There are at least three things to understand here: First, there is spiritual war or struggleinvolved in the Kingdom of God. The social ills of our society and community have a spiritual foundation sin which creates the violence, despair and chaos that we see all around us. What we see in the decay of our culture are but symptoms of living under the dominion of the “strong man.” Each time we pray we pray, “Thy kingdom come,” or “deliver us from evil,” we are praying for our Lord Jesus Christ to plunder the strong man’s house and to prevail against the devil.
This reality is what prompted St. Paul to say:
“Though we live in the world, we do not wage war as the world does. The weapons we fight with are not the weapons of the world. On the contrary, they have divine power to demolish strongholds. We demolish arguments and every pretension that sets itself up against the knowledge of God.” (2 Corinthians 10:3-4)
And so a part of our responsibility of claiming to be Jesus’ disciples means that we will be engaged in the opposition to evil; remembering that while we are called to fight in the battle, the victory is not ours, but His! Unless He–the Christ—first binds the strong man, then indeed He may plunder his house.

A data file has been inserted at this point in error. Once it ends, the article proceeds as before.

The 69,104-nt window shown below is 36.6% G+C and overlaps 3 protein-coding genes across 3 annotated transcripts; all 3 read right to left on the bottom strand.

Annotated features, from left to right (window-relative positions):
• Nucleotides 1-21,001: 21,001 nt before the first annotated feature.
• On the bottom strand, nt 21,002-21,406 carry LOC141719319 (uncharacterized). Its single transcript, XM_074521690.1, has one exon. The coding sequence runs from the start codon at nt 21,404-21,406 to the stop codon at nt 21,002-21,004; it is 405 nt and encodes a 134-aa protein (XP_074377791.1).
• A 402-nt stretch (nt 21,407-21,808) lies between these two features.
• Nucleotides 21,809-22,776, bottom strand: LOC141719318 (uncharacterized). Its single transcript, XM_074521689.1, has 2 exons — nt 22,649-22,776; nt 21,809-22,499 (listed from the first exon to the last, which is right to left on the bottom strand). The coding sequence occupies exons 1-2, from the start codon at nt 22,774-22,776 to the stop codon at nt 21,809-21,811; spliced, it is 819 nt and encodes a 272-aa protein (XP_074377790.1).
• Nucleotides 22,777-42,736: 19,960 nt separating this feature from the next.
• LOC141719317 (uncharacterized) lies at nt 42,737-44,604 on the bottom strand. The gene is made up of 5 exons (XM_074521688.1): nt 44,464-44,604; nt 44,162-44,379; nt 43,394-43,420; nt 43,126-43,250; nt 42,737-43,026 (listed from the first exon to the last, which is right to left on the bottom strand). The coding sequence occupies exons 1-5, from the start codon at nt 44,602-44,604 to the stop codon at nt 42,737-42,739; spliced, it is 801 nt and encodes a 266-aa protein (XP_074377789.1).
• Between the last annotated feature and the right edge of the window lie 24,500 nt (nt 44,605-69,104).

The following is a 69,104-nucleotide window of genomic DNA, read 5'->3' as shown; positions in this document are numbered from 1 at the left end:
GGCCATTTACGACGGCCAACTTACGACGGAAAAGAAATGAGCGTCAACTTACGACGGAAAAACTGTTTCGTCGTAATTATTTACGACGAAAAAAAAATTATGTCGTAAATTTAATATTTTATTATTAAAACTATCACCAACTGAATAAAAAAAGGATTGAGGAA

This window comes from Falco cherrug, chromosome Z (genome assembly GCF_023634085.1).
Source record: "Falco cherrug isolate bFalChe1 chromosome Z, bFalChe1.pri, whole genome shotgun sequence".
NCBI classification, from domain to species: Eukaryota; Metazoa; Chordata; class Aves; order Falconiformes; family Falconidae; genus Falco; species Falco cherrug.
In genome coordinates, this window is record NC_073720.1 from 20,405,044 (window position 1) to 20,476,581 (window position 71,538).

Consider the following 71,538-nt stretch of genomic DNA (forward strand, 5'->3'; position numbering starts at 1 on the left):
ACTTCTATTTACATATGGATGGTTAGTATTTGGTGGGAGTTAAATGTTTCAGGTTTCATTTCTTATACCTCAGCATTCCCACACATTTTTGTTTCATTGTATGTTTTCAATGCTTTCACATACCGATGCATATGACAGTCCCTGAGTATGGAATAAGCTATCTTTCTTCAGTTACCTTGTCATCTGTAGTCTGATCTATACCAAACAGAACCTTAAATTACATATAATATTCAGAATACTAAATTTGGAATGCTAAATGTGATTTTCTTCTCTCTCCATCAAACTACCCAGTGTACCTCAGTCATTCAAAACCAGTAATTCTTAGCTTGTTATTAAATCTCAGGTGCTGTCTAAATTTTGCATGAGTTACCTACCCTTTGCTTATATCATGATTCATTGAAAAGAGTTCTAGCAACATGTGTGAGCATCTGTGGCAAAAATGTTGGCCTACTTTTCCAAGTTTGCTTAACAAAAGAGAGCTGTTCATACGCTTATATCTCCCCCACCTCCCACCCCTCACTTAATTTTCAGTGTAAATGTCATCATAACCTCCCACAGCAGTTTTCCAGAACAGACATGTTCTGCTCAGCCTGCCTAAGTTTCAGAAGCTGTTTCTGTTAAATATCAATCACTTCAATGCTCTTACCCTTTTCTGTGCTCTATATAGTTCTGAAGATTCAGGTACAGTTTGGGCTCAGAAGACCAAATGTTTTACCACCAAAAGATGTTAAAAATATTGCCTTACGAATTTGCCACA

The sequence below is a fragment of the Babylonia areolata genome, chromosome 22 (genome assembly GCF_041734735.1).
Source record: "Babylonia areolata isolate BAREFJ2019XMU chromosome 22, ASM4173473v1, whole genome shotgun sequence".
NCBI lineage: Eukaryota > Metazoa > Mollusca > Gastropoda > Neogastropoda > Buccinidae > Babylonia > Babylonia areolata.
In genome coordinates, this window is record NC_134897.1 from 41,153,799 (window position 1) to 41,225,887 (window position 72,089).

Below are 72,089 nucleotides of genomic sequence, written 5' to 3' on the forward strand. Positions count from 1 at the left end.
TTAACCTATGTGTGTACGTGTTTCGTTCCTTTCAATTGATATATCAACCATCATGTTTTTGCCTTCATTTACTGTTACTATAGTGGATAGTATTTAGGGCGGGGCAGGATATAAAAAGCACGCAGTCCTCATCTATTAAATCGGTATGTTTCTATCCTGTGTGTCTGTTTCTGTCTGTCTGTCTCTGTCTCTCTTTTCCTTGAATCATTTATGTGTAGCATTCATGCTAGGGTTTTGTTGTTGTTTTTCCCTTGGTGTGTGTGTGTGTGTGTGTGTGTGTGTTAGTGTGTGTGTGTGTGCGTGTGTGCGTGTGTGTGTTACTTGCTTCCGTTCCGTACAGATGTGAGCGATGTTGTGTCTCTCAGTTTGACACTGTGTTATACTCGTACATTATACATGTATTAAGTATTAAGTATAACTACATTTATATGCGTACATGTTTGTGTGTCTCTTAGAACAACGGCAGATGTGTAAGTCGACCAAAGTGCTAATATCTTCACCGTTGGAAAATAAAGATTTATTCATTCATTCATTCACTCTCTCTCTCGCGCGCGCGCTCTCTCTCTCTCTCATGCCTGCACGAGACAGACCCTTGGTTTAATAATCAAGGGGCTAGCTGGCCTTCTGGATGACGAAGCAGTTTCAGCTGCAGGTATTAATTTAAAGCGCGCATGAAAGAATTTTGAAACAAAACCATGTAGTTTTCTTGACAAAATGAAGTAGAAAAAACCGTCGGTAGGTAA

Secondly, Jesus assures us of the ultimate outcome. The incarnate Son of the Father has decisively engaged Satan in a fight to the finish. When He was encountered by the wilderness temptation to circumvent or step around the cross, Jesus resisted the devil, and so triumphed over evil.
In living a human life free from sin and then by taking all humanity’s punishment on the cross and rising from the dead, Jesus has bound that strong man who comes “to steal, kill and destroy.” When Jesus uttered the words, “it is finished,” from the cross, He declared that everything necessary to save humanity had been done; including the defeat of the devil. Satan may be strong, but Jesus is stronger, and He will not allow the Evil One to prevail over you, or over any of His chosen ones.
But there is third thing to remember is this: If our Lord was able to defeat the Strong Man, then he is able to deliver us from evil as well. We need not be subject to the “bondage to sin” that we talk about in the confession.